COLUMBUS, Ga. (WRBL) — What was a rush to get the COVID 19 vaccine several months in Columbus ago has now slowed down – considerably.
And that means the days for the Georgia Emergency Management Agency mass clinic at the Columbus Civic Center are numbered.
It is scheduled to be closed in about a month.
Thursday morning, the clinic was approaching 25,000 shots given at this state-operated, federally-funded site since it opened March 17th.
On Friday, Gov. Brian Kemp’s office is expected to announce this site will close next month.
Right now, the clinic is averaging between and 400 and 500 shots a day, a combination of first and second doses of the Pfizer vaccine, said Jason Ritter, the GEMA Area 4 field coordinator who has managed the site.
“We started off kind of low, we ramped up pretty high and it’s starting to fall back down now as far as the number of cars, number of patients that come through in a day,” Ritter said. “It is definitely going down.”
At the time the clinic was opened, Columbus lagged behind other areas in doses administered.
“People have had every opportunity to come and get vaccinated, those that wanted to,” said Chance Corbett, deputy Emergency Management director for the city of Columbus. “And when this site is closed down, we are going to continue to go out in the community as much as we can.”
The contract to lease the Civic Center expires on May 21. That is the day the site is expected to close.
Even with the closing imminent, the clinic is fully staffed and fully operational. And people like Shawn Nelson of Fortson are making the decision to get the shot.
Nelson and her husband got their first shot of the Pfizer vaccine on Thursday.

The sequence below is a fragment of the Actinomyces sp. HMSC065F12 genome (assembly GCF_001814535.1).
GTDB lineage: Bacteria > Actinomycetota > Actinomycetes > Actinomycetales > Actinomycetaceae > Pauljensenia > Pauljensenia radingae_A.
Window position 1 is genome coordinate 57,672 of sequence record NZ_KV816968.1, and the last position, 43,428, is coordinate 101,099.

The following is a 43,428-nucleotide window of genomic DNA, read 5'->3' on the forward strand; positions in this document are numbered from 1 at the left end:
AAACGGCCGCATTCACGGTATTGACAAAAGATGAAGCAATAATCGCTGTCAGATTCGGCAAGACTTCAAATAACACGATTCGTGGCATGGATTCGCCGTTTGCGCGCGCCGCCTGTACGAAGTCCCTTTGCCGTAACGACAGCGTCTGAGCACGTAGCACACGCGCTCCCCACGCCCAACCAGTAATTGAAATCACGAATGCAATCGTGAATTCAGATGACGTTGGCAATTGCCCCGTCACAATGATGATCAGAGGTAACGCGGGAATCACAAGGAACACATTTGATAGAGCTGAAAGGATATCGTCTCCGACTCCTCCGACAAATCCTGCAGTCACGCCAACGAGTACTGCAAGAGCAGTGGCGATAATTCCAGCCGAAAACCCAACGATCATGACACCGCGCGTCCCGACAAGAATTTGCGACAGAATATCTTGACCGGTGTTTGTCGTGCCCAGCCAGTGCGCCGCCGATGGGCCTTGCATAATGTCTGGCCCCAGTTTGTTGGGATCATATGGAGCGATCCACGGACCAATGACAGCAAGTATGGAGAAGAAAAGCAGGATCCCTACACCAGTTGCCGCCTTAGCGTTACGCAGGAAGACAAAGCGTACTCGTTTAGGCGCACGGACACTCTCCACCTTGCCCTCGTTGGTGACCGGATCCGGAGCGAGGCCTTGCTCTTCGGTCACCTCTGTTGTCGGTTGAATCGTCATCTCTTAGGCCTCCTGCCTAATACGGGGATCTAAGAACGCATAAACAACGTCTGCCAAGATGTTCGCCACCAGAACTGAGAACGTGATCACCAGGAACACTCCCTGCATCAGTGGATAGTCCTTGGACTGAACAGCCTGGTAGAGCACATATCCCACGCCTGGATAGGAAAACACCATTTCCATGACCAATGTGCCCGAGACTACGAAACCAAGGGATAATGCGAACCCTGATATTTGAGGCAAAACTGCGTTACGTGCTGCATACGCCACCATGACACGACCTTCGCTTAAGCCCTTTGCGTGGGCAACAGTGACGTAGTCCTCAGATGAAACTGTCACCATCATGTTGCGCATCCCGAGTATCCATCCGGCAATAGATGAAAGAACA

“I say do your research,” Nelson said. “Think with your heart. Make your own decision. Do what you have got to do for yourself. Think about your family. Thank about others. Ultimately, it’s your decision. Do what you got to do for yourself. And I did it for myself and my family.”
One of reasons for the lag is closing the site is so people like the Nelsons getting their first shots will be able to get the second Pfizer shot at the same location.
The GEMA clinic is currently no appointment necessary. Ritter tells News 3 that the first two hours the clinic is open in the mornings are the busiest time. It is open Monday-Friday, 8 a.m. to 5 p.m. They are getting 120-200 non-appointment people per day.
There is also the possibility that in the final month the Columbus GEMA site could give the one-shot Johnson & Johnson vaccine if the FDA allows it back on the market.
When the mass clinic closes, the Georgia Department of Public Health will continue to operate vaccine clinics at its Veterans Parkway office and other selected sites. Over the last three weeks, DPH has been averaging about 2,000 shots per week, a spokesman said.